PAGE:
THE four Catholic dioceses in Negros Island again condemned the rising number of killings due to the National Government’s war on drugs.
Bishop Patricio Buzon of Bacolod City, Bishop Gerardo Alminaza of San Carlos City, Bishop Julito Cortes of Dumaguete City, and Diocesan Administrator Rolando Nueva of Kabankalan City, in a joint statement Friday, said they sensed “the grief, the anguish, the fear, the confusion, even the outrage and the many troubling questions of family members, colleagues, classmates, friends and communities of those who were killed without due process, either as part of our government’s war on drugs or counter-insurgency measures or as plain civilian banditry.”
The church leaders said they acknowledged the enormity and gravity of the drug problem as well as the peace and order situation.
“They reveal to us not only the political and criminal issues involved. They also and more importantly mirror to us the deeper social ills plaguing for so long our country – much more our island of Negros! These social problems are deeply felt in areas where there is defective governance and great socio-economic-political-cultural and ecological imbalances,” they said.
They added that they deplore the glaring selectiveness of handling the drug war where the poor are the main victims.
“Due process is strongly demanded in cases where rich and influential people are involved like children of top government officials while the poor who are merely suspected of the crime are summarily executed. We believe that this drug war as presently waged is based on a shortsighted and superficial understanding of the problem which needs a more comprehensive and integrated approach,” they added.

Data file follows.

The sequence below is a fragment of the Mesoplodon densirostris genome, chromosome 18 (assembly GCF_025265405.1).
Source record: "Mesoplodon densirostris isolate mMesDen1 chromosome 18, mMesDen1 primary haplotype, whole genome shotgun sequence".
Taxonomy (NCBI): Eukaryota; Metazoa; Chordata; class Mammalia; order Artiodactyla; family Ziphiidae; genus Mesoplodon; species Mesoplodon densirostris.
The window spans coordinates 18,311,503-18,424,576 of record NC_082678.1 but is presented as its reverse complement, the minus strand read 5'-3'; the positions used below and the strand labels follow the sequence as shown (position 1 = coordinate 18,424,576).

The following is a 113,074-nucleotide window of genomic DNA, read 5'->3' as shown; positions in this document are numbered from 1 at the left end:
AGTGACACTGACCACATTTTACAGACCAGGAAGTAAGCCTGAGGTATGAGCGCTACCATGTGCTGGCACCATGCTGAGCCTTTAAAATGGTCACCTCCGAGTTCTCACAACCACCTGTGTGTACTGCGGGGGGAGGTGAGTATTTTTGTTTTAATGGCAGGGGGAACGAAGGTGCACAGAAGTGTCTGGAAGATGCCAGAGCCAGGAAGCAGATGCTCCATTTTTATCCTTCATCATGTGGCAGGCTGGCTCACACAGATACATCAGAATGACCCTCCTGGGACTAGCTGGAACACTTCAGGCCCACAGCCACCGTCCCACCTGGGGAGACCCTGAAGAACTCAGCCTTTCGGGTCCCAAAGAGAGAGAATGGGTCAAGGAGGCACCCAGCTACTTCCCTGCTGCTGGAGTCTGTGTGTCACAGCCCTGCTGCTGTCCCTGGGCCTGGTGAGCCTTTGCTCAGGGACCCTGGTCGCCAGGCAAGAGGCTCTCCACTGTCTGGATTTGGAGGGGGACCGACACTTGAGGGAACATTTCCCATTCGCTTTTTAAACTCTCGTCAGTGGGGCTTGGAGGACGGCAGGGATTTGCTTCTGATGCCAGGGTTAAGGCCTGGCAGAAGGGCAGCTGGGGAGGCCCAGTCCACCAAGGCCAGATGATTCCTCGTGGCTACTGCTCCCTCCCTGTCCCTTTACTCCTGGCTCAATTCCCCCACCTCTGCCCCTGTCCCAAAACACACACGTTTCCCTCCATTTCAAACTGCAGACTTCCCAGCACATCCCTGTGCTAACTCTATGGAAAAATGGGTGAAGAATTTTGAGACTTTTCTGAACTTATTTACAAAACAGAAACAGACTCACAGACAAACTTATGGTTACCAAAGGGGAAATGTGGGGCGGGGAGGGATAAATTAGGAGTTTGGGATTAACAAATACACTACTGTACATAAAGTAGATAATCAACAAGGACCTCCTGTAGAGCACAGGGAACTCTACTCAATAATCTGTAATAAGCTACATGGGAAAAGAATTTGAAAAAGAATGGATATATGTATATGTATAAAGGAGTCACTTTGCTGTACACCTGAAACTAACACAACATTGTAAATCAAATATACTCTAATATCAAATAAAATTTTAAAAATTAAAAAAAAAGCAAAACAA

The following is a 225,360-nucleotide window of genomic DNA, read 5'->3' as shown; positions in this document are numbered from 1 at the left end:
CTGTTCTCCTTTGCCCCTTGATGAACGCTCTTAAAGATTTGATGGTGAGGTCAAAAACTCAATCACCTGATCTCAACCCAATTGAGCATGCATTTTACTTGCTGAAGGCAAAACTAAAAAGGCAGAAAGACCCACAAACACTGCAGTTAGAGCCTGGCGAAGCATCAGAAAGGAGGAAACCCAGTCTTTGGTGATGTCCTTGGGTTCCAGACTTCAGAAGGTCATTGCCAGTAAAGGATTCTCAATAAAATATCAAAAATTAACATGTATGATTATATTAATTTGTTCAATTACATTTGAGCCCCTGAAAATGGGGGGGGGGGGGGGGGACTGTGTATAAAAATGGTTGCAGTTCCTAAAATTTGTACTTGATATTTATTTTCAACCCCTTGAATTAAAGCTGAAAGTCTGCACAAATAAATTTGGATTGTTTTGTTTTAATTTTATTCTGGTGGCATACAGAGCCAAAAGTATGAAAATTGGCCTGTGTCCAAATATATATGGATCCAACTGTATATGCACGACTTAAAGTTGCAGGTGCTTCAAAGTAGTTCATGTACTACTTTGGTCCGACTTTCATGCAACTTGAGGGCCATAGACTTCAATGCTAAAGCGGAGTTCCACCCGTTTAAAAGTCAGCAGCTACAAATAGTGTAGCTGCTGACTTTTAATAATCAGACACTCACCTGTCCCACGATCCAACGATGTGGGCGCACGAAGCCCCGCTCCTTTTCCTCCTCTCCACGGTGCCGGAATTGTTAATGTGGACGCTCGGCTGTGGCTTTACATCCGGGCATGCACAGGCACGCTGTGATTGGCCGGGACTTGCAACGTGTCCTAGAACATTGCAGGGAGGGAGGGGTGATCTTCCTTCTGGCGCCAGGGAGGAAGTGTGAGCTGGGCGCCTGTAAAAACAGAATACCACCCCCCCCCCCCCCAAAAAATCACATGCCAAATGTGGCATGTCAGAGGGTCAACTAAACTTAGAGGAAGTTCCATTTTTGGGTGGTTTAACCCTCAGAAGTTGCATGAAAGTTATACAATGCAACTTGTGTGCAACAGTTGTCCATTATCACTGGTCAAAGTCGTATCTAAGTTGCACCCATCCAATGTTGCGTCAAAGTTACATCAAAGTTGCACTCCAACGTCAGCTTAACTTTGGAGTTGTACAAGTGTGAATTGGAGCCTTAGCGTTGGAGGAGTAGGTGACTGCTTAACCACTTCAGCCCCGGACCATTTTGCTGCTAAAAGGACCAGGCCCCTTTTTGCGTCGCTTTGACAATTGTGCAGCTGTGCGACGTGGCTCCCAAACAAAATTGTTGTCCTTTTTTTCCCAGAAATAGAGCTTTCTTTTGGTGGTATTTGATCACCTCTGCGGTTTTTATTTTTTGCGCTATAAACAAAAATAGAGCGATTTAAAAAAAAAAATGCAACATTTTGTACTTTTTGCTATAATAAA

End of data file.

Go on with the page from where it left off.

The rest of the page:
Moreover, the church leaders challenged themselves and their dioceses to pray constantly that the country may be effectively rid of the drug menace, but in a manner that is just and lawful; to intensify their work of evangelization particularly in the area of forming consciences and promoting the culture of life, starting in the families; and to offer their cooperation and collaboration with government, civil society, and other churches in the work of drug prevention and rehabilitation.
They said they only reaffirmed their statement last year, condemning the increasing number of killings. They reiterated the sanctity of human life.
“This statement has become even more necessary because of the unabated and appallingly increasing incidents of extrajudicial killings (EJKs) as part of ‘One Time, Big Time’ campaign, riding-in-tandem shooting, or anti-insurgency operations, as well as the ambushes perpetrated by the underground revolutionary forces. We are greatly alarmed, for example, by the spate of killings committed even in broad daylight that is still going on in the city of Guihulngan and the resulting climate of fear, demoralization, and unpeace,” the church leaders said.
Buzon, in a text message, said they issued a statement as “a reaffirmation of our first joint statement against EJKs, as well as an alarm on recent developments, like the unabated killings in Guihulngan, selective and myopic handling of the drug war where the main victims are the poor.”
“What is more important though are the three challenges we impose on ourselves,” he added.